This goes a long way in continuously building on trust and delivering on the promise of a wonderful laid-back holiday to Australia.
One-off pieces of content are rarely enough to generate leads on a regular basis.
As mentioned earlier, trust is built with consistency. When you consistently deliver on your promise, when you consistently publish content that projects your brand personality, and when you consistently create engaging, valuable and trustworthy content you will see results.
The Crocodile Dundee advertisement is a one-off piece of content. Technically it doesn’t even sit in the realm of content marketing but if it were to employ content marketing strategies, then Tourism Australia will follow it up engaging content about Australia on a regular basis. This could be through blog posts, videos, images and more.
The spark that has been regenerated by this second wave of Crocodile Dundee mania must continue to deliver on that promise through content so that it sustains and grows conversions in the form of more American visitors to Australia.
6. Stands out
Your content must stand out in a sea of content that is already done.
If you want your content to create a buzz, then your content needs to provide a different perspective, a new argument, some new information, written in a different way or enhanced with visuals, videos or repurposed as infographics and explainer videos.
Neil Patel calls it the "next level" content.
The Crocodile Dundee ad sure is "next level". Riding on the success of the Crocodile Dundee movie and Paul Hogan’s “Shrimp on the Barbie” ad, Tourism Australia created a next level ad campaign that broke most records in social viewing, social shares, and engagement and will be talked about for a very long time.
Next level content comes from careful research, by looking at a topic from other angles and by thinking out of the box. It relies on depth.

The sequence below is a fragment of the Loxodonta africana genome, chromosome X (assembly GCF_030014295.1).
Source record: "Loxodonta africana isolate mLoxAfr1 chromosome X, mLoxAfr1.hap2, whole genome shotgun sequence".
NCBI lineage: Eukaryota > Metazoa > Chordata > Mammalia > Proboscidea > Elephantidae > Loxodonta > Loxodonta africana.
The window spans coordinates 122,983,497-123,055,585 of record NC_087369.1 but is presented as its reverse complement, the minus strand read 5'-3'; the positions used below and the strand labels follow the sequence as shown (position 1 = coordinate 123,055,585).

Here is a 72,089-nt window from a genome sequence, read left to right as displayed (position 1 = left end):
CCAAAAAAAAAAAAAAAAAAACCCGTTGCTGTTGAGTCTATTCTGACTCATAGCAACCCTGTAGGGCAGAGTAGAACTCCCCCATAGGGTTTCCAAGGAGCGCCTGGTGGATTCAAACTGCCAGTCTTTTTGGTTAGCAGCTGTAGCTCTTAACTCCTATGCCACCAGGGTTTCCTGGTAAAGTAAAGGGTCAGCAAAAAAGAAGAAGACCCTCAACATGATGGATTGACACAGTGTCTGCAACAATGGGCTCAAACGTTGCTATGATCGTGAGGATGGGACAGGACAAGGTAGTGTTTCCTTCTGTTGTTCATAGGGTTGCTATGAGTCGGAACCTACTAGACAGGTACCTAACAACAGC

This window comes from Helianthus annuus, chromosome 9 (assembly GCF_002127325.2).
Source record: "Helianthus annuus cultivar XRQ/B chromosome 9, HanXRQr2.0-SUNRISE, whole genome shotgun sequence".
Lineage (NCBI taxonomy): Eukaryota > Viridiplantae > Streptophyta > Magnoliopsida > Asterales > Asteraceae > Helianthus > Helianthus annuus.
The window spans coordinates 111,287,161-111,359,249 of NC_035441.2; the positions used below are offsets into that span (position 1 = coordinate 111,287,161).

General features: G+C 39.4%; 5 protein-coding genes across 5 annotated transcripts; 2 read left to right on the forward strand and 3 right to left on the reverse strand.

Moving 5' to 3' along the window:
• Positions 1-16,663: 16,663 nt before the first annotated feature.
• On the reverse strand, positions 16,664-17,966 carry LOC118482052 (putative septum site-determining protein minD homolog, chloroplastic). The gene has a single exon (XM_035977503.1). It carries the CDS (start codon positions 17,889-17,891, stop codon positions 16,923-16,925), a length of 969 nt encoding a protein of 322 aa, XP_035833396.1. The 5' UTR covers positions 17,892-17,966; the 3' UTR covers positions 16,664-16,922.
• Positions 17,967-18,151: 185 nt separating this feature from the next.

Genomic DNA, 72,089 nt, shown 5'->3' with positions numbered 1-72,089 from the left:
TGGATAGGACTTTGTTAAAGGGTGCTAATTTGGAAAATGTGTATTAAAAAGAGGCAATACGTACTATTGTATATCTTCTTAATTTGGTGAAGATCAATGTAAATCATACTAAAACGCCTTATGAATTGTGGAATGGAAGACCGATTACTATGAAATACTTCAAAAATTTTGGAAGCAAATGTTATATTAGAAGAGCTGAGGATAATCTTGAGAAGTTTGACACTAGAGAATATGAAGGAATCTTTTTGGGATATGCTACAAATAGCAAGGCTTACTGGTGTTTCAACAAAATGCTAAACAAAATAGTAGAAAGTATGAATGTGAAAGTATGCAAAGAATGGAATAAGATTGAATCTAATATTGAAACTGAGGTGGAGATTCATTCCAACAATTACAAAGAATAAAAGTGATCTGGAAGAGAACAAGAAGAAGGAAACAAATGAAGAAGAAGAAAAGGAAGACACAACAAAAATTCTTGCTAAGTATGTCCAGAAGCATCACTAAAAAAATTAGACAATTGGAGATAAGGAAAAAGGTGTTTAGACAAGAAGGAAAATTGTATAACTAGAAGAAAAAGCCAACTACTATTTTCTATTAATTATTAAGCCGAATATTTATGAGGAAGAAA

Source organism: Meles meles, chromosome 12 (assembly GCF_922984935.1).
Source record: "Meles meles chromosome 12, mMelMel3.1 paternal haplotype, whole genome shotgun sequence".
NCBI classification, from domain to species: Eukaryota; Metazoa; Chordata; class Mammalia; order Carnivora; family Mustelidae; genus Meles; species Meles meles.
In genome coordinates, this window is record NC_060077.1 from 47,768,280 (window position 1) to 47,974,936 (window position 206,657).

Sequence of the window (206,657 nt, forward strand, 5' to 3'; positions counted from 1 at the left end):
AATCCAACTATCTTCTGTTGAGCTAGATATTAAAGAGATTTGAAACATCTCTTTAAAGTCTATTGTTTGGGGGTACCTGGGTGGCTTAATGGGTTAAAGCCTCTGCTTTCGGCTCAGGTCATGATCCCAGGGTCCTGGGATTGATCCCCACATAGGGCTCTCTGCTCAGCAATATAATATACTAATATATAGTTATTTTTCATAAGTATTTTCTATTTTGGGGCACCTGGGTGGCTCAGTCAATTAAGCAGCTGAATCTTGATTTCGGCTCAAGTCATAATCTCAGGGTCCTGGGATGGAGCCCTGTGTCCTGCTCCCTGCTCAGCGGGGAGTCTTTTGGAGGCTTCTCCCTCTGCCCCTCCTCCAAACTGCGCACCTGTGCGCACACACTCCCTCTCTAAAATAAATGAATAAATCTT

The multi-sensory approach of the Crocodile Dundee advertisement has evolved from careful research into what worked before and what didn’t, what impressions Americans have of Australia and how to bundle all that research into one piece of content ( or ad in this case) which creates a massive impact.
In a fast-changing world, where technologies evolve, and demographics change, your content and content marketing strategy needs to grow and evolve to embrace current market situations.
If you think you’ve figured out a winning tactic and stick to it while the world around you changes, you are likely to stay in a rut and will not see any results from that strategy.
The Crocodile Dundee ad comes after a series of unsuccessful ad campaigns by Tourism Australia which tried to emphasise other aspects of Australia outside the largely cultivated expectations of Australia based on its beaches, its expansive bushland and warm Australian hospitality - largely reinforced by Aussie icons Paul Hogan and Steve Irwin.
They had to change their strategy and show a part of Australia that Americans know and recognised but also introducing something new through Australian larrikin humour with a massive amount of creativity.
But is the plan to rely on the campaign to sell Australia to the US?
Federal Tourism and Trade Minister Steven Ciobo says that he is not concerned with relying on the Crocodile Dundee brand to sell Australia to the US but “What matters in a heavily media-dominated market like America is that you get cut-through.”
That sounds like a good strategy because while the ad will always be talked about and may even generate some more content and perhaps a movie too, this same strategy will not deliver the same impact the second time around when the buzz dies.
The Crocodile Dundee ad aired on the day of the Super Bowl fittingly included Paul Hogan in a cameo role, continues to wow people on social media and has even resulted in a campaign by the people called #bringbackdundee.
While the Crocodile Dundee advertisement campaign is certainly not content marketing campaign it does teach us a lot about harnessing creativity through researching your audience and current market conditions and creating something that touches the heart and soul of your audience.
Need help with your "next-level" content or just want to say G'day? Contact me